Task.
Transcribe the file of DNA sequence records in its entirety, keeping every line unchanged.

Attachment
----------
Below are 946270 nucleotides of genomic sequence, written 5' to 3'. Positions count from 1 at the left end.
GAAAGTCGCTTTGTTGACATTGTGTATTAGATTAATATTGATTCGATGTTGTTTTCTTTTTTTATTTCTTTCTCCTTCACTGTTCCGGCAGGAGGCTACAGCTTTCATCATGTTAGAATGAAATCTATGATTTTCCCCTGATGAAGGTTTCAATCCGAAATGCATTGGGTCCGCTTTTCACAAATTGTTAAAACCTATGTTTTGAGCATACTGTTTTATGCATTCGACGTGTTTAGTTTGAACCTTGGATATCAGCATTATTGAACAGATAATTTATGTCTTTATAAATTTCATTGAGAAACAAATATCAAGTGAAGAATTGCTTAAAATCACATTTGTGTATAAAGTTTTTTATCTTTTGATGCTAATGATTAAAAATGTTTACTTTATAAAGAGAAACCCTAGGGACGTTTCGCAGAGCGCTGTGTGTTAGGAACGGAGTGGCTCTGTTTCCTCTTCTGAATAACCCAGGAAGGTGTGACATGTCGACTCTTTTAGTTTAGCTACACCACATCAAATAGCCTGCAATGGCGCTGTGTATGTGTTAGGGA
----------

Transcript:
Below are 946270 nucleotides of genomic sequence, written 5' to 3'. Positions count from 1 at the left end.
GAAAGTCGCTTTGTTGACATTGTGTATTAGATTAATATTGATTCGATGTTGTTTTCTTTTTTTATTTCTTTCTCCTTCACTGTTCCGGCAGGAGGCTACAGCTTTCATCATGTTAGAATGAAATCTATGATTTTCCCCTGATGAAGGTTTCAATCCGAAATGCATTGGGTCCGCTTTTCACAAATTGTTAAAACCTATGTTTTGAGCATACTGTTTTATGCATTCGACGTGTTTAGTTTGAACCTTGGATATCAGCATTATTGAACAGATAATTTATGTCTTTATAAATTTCATTGAGAAACAAATATCAAGTGAAGAATTGCTTAAAATCACATTTGTGTATAAAGTTTTTTATCTTTTGATGCTAATGATTAAAAATGTTTACTTTATAAAGAGAAACCCTAGGGACGTTTCGCAGAGCGCTGTGTGTTAGGAACGGAGTGGCTCTGTTTCCTCTTCTGAATAACCCAGGAAGGTGTGACATGTCGACTCTTTTAGTTTAGCTACACCACATCAAATAGCCTGCAATGGCGCTGTGTATGTGTTAGGGA